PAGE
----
THE FRONTIER WITH SYRIA Syria became independent in 1946. When the State of Israel came into being in 1948, Syria invaded the new state, conquered the Banyas, the Mishmar Hayarden triangle, the Almagor triangle, the coast of Betiha, and the eastern bank of the Jordan River. In the armistice agreements of 1949, Syria agreed to withdraw its army from these areas and to turn them into demilitarized zones. In fact, Syria remained in the strips of territory that secured its hold on the banks of the Jordan River and the Sea of Galilee, and the Banyas. Later, Syria conquered Hamat Gader and Nuqeib, north of Ein Gev These territories were under Syrian control until 1967 and facilitated its unceasing attacks against Israel.


Area acquired by Jordan No man’s land Jordanian occupied

Tel Aviv Jaffa Latrun Jerusalem

0 0

The armistice agreement with Jordan was signed in Rhodes with the help of UN mediation on April 4, 1949. The agreement states that this is a necessary step towards reestablishing peace in the Land of Israel, and emphasizes that in no way is the armistice line to be interpreted as a political or territorial border, nor does it constitute interference with the rights, claims, or positions of any side vis-à-vis the final settlement of the question of the Land of Israel. The agreement set the parameters for prisoner exchanges, demilitarized zones, no-man's land, and monitoring arrangements. In the framework of the agreement, Israel was given land in the Sharon and the Irone River areas, and sections of the Beit Shean Valley were exchanged.

ISRAEL’S CHANGING BORDERS

ARMISTICE AGREEMENT WITH JORDAN (1949)

Area acquired by Israel

40 km 40 mi

17


ISRAEL’S CHANGING BORDERS

JEWISH COMMUNITIES LOST IN THE WAR OF INDEPENDENCE During the War of Independence, a number of Jewish communities were captured, mostly by the Jordanian army – Kibbutz Beit Ha-arava and Kalya north of the Dead Sea, the four kibbutzim of Gush Etzion west of Bethlehem, Atarot and Neve Yaakov north of Jerusalem, and the Jewish Quarter in the Old City of Jerusalem. Kfar Darom, near Gaza, was captured by the Egyptian army. In addition, when the War of Independence broke out at the end of 1947, the remnant of the Jewish community of Hebron fled.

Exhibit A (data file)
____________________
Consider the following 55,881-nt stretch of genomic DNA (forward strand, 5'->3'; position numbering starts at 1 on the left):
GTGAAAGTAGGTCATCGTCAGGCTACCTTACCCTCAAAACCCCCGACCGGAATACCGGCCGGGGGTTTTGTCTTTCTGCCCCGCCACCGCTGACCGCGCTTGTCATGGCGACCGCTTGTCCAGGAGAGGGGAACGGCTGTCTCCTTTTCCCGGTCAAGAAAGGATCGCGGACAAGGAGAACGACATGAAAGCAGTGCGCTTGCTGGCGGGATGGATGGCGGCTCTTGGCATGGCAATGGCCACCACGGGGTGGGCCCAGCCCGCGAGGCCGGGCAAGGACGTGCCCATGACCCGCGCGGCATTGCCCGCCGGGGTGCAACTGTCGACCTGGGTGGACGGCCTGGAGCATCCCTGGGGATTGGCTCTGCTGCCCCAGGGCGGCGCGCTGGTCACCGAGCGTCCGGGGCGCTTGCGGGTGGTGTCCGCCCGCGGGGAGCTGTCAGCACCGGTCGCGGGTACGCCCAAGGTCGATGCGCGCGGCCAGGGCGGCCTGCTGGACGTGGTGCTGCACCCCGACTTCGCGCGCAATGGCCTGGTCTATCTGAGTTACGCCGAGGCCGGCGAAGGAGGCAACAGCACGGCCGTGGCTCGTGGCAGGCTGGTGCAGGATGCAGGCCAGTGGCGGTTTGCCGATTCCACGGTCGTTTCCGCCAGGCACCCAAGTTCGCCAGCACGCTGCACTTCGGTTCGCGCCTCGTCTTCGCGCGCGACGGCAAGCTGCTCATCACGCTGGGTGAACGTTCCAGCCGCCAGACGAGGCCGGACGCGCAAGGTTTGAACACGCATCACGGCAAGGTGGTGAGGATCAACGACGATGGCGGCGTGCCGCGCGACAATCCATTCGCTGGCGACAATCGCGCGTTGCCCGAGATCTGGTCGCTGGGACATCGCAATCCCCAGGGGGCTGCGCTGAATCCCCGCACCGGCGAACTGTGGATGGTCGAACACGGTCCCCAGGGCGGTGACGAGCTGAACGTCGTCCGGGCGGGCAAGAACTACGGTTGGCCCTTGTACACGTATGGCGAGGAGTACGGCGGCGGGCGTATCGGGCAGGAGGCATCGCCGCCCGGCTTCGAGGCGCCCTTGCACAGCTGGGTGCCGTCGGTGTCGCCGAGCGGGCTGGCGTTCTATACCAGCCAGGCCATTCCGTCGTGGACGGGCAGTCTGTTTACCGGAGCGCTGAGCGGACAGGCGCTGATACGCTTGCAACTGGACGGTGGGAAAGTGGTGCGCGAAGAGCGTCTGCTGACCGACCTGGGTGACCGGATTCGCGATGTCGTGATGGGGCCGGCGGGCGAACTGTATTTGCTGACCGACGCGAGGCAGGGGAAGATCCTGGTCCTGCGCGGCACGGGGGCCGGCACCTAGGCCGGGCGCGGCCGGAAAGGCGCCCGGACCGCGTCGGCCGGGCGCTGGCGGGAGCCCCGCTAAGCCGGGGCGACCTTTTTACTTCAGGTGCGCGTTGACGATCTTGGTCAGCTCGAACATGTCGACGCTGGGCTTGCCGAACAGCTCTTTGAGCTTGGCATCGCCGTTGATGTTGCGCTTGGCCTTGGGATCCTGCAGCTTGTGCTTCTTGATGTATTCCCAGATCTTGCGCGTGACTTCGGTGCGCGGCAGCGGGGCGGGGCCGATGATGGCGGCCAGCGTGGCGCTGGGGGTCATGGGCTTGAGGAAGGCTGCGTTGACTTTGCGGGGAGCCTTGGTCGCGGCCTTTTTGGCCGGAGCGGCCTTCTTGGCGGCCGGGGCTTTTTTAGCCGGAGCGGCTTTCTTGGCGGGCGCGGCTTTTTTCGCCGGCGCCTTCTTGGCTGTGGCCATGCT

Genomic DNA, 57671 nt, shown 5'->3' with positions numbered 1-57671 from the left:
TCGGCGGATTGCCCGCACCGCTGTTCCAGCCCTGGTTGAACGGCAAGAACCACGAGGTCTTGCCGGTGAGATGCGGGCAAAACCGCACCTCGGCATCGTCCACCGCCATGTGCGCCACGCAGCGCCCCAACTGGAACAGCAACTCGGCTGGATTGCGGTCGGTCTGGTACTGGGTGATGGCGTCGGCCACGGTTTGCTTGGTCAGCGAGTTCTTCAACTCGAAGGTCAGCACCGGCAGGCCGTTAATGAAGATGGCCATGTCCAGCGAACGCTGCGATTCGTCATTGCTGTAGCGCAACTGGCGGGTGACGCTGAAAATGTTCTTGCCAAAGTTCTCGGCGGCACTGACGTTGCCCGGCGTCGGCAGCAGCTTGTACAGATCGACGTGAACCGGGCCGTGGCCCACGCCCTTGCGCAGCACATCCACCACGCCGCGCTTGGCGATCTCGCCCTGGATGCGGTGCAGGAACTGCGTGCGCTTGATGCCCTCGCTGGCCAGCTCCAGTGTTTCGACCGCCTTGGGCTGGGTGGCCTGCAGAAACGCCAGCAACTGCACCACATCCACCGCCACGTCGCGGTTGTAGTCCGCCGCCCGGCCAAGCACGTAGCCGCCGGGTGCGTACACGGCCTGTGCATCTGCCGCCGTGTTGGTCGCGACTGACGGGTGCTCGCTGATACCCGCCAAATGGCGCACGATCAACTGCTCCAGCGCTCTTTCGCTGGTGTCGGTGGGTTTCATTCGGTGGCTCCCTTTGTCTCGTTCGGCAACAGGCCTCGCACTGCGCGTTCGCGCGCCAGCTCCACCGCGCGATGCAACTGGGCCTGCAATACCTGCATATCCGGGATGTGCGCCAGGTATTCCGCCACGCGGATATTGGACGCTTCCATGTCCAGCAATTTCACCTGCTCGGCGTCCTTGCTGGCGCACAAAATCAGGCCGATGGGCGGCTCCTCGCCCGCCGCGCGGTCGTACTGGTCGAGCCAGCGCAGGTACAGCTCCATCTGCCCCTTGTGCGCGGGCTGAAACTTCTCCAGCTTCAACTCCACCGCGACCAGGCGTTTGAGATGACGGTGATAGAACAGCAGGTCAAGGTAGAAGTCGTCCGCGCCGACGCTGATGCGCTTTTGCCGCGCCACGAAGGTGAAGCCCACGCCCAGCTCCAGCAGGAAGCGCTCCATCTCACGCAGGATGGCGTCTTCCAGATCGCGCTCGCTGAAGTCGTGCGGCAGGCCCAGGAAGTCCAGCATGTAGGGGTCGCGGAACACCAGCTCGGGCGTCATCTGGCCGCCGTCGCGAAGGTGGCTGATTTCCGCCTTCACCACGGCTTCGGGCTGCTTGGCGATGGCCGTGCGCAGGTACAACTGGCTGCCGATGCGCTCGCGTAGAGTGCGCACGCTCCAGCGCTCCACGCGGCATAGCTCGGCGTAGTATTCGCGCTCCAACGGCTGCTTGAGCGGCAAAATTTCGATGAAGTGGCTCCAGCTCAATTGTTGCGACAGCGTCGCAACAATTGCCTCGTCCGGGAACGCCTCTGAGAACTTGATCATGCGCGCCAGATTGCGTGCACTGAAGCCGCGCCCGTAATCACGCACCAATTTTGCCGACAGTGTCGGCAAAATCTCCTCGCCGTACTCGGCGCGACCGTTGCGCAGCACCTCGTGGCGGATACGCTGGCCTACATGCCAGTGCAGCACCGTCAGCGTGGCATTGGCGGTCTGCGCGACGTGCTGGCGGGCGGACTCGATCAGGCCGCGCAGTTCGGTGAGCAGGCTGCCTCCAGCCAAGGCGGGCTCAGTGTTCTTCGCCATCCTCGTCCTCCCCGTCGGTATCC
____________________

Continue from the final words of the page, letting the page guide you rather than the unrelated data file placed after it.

0

40 km

0

40 mi

Mediterranean Sea

Atarot Neve Ya’akov Jerusalem, The Jewish Quarter Kalya Masuot Yitzhak

Hebron

Kfar Darom

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Revadim Ein Tzurim Kfar Etzion

Beit Ha’arava


Eastern Jerusalem, 1949-1967 Municipal Border, 1952 Neutral Territory - UN controlled or no-man’s-land Israeli area previous to Six Day War

Sanhedria

Mt.Scopus

Mea Shearim Beit Hakerem

Old City Mt. Herzl Yad Vashem

City Center Knesset Talbieh

German Colony Talpiot

0 0

1 km 1 mi

At the end of the War of Independence, Jerusalem was divided between Israel and Jordan. Armistice lines were determined in November 1948 by Moshe Dayan, Commander of the Jerusalem district, and Abdallah el-Tal, Legion Commander of the Jerusalem front. Between the lines drawn up by the two commanders, areas were left that were defined as no-man's-land. The area around Armon Hanatziv was used as UN territory, and Mount Scopus became an Israeli enclave that contained the Hebrew University, Hadassah Hospital and, officially, the village of Issawiyya. This map was adopted in April 1949 by the sides in an armistice agreement signed in Rhodes. The westernmost point between the two parts of the city was at the edge of the Musrara neighborhood, near the house of the Mandelbaum family, and thus was called “Mandelbaum Gate.”

ISRAEL’S CHANGING BORDERS

JERUSALEM BEFORE THE SIX DAY WAR (1949-1967)

Israel-Jordan Armistice Line, 1949 - 1967

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ISRAEL’S CHANGING BORDERS 20

EVENTS LEADING TO THE SIX DAY WAR (1967)

Advance of Lebanese Army

Egyptian blockade Israeli territory before Six Day War